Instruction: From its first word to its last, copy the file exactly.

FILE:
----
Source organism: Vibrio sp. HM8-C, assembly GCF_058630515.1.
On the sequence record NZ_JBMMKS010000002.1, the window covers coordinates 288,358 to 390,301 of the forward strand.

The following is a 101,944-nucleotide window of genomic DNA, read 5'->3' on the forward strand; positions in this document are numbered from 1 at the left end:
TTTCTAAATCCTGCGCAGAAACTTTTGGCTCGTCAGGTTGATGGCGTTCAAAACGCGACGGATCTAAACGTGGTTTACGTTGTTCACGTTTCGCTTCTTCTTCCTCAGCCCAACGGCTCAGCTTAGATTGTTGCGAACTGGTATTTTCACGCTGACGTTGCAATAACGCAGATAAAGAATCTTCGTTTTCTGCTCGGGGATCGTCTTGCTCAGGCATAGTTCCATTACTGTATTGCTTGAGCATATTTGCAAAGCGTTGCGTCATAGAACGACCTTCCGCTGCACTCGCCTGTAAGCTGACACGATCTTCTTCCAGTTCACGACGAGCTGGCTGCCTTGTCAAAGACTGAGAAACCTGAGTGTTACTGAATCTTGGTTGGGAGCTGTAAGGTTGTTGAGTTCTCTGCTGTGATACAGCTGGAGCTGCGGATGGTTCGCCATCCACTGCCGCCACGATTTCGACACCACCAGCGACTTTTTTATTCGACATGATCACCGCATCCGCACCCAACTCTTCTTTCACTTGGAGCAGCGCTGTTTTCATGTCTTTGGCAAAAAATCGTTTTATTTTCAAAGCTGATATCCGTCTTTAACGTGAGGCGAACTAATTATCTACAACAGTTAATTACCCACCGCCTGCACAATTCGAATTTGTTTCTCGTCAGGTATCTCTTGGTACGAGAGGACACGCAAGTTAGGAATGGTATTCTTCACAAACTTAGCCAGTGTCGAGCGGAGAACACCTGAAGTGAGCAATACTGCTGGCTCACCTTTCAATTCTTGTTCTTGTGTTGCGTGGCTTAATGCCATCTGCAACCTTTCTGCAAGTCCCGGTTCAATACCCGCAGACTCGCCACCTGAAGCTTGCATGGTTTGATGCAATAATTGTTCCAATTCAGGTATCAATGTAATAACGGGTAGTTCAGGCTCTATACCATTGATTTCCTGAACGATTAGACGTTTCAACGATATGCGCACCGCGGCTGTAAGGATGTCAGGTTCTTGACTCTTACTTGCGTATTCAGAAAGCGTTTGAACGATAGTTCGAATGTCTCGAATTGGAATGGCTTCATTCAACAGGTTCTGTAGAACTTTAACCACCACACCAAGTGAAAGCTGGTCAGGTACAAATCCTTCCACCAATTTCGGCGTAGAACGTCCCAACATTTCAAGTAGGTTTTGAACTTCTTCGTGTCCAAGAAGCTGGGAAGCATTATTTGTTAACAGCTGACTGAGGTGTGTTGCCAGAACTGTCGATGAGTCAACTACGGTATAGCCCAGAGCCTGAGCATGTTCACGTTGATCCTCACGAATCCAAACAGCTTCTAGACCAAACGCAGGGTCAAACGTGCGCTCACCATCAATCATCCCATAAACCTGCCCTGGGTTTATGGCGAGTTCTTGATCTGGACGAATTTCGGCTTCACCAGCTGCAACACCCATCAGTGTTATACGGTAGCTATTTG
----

Source organism: Vibrio sp. HM8-C, assembly GCF_058630515.1.
On the sequence record NZ_JBMMKS010000002.1, the window covers coordinates 288,358 to 390,301 of the forward strand.

The following is a 101,944-nucleotide window of genomic DNA, read 5'->3' on the forward strand; positions in this document are numbered from 1 at the left end:
TTTCTAAATCCTGCGCAGAAACTTTTGGCTCGTCAGGTTGATGGCGTTCAAAACGCGACGGATCTAAACGTGGTTTACGTTGTTCACGTTTCGCTTCTTCTTCCTCAGCCCAACGGCTCAGCTTAGATTGTTGCGAACTGGTATTTTCACGCTGACGTTGCAATAACGCAGATAAAGAATCTTCGTTTTCTGCTCGGGGATCGTCTTGCTCAGGCATAGTTCCATTACTGTATTGCTTGAGCATATTTGCAAAGCGTTGCGTCATAGAACGACCTTCCGCTGCACTCGCCTGTAAGCTGACACGATCTTCTTCCAGTTCACGACGAGCTGGCTGCCTTGTCAAAGACTGAGAAACCTGAGTGTTACTGAATCTTGGTTGGGAGCTGTAAGGTTGTTGAGTTCTCTGCTGTGATACAGCTGGAGCTGCGGATGGTTCGCCATCCACTGCCGCCACGATTTCGACACCACCAGCGACTTTTTTATTCGACATGATCACCGCATCCGCACCCAACTCTTCTTTCACTTGGAGCAGCGCTGTTTTCATGTCTTTGGCAAAAAATCGTTTTATTTTCAAAGCTGATATCCGTCTTTAACGTGAGGCGAACTAATTATCTACAACAGTTAATTACCCACCGCCTGCACAATTCGAATTTGTTTCTCGTCAGGTATCTCTTGGTACGAGAGGACACGCAAGTTAGGAATGGTATTCTTCACAAACTTAGCCAGTGTCGAGCGGAGAACACCTGAAGTGAGCAATACTGCTGGCTCACCTTTCAATTCTTGTTCTTGTGTTGCGTGGCTTAATGCCATCTGCAACCTTTCTGCAAGTCCCGGTTCAATACCCGCAGACTCGCCACCTGAAGCTTGCATGGTTTGATGCAATAATTGTTCCAATTCAGGTATCAATGTAATAACGGGTAGTTCAGGCTCTATACCATTGATTTCCTGAACGATTAGACGTTTCAACGATATGCGCACCGCGGCTGTAAGGATGTCAGGTTCTTGACTCTTACTTGCGTATTCAGAAAGCGTTTGAACGATAGTTCGAATGTCTCGAATTGGAATGGCTTCATTCAACAGGTTCTGTAGAACTTTAACCACCACACCAAGTGAAAGCTGGTCAGGTACAAATCCTTCCACCAATTTCGGCGTAGAACGTCCCAACATTTCAAGTAGGTTTTGAACTTCTTCGTGTCCAAGAAGCTGGGAAGCATTATTTGTTAACAGCTGACTGAGGTGTGTTGCCAGAACTGTCGATGAGTCAACTACGGTATAGCCCAGAGCCTGAGCATGTTCACGTTGATCCTCACGAATCCAAACAGCTTCTAGACCAAACGCAGGGTCAAACGTGCGCTCACCATCAATCATCCCATAAACCTGCCCTGGGTTTATGGCGAGTTCTTGATCTGGACGAATTTCGGCTTCACCAGCTGCAACACCCATCAGTGTTATACGGTAGCTATTTG